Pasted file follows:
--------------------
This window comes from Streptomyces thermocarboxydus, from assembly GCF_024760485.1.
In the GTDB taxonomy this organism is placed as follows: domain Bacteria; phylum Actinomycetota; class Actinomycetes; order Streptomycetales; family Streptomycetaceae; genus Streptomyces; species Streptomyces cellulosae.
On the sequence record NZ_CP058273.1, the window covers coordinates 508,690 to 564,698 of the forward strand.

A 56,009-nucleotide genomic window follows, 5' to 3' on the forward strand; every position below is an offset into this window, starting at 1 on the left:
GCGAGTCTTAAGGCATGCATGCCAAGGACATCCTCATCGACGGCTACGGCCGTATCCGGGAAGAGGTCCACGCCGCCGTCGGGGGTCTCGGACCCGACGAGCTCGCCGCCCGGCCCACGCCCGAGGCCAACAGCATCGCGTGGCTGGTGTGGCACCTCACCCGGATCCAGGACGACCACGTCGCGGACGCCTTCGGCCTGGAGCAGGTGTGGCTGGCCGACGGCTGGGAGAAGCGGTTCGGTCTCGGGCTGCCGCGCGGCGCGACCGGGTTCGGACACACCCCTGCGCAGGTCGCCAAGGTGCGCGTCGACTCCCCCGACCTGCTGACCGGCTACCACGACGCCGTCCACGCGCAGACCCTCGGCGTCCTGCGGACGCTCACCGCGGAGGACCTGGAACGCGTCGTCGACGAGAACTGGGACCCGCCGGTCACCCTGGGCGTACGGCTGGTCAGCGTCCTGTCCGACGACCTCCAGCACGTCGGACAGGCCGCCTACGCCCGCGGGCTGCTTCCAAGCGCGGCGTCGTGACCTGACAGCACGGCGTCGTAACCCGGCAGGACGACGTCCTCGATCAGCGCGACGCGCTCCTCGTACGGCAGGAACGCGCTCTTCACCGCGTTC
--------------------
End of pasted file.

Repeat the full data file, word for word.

This window comes from Streptomyces thermocarboxydus, from assembly GCF_024760485.1.
In the GTDB taxonomy this organism is placed as follows: domain Bacteria; phylum Actinomycetota; class Actinomycetes; order Streptomycetales; family Streptomycetaceae; genus Streptomyces; species Streptomyces cellulosae.
On the sequence record NZ_CP058273.1, the window covers coordinates 508,690 to 564,698 of the forward strand.

A 56,009-nucleotide genomic window follows, 5' to 3' on the forward strand; every position below is an offset into this window, starting at 1 on the left:
GCGAGTCTTAAGGCATGCATGCCAAGGACATCCTCATCGACGGCTACGGCCGTATCCGGGAAGAGGTCCACGCCGCCGTCGGGGGTCTCGGACCCGACGAGCTCGCCGCCCGGCCCACGCCCGAGGCCAACAGCATCGCGTGGCTGGTGTGGCACCTCACCCGGATCCAGGACGACCACGTCGCGGACGCCTTCGGCCTGGAGCAGGTGTGGCTGGCCGACGGCTGGGAGAAGCGGTTCGGTCTCGGGCTGCCGCGCGGCGCGACCGGGTTCGGACACACCCCTGCGCAGGTCGCCAAGGTGCGCGTCGACTCCCCCGACCTGCTGACCGGCTACCACGACGCCGTCCACGCGCAGACCCTCGGCGTCCTGCGGACGCTCACCGCGGAGGACCTGGAACGCGTCGTCGACGAGAACTGGGACCCGCCGGTCACCCTGGGCGTACGGCTGGTCAGCGTCCTGTCCGACGACCTCCAGCACGTCGGACAGGCCGCCTACGCCCGCGGGCTGCTTCCAAGCGCGGCGTCGTGACCTGACAGCACGGCGTCGTAACCCGGCAGGACGACGTCCTCGATCAGCGCGACGCGCTCCTCGTACGGCAGGAACGCGCTCTTCACCGCGTTC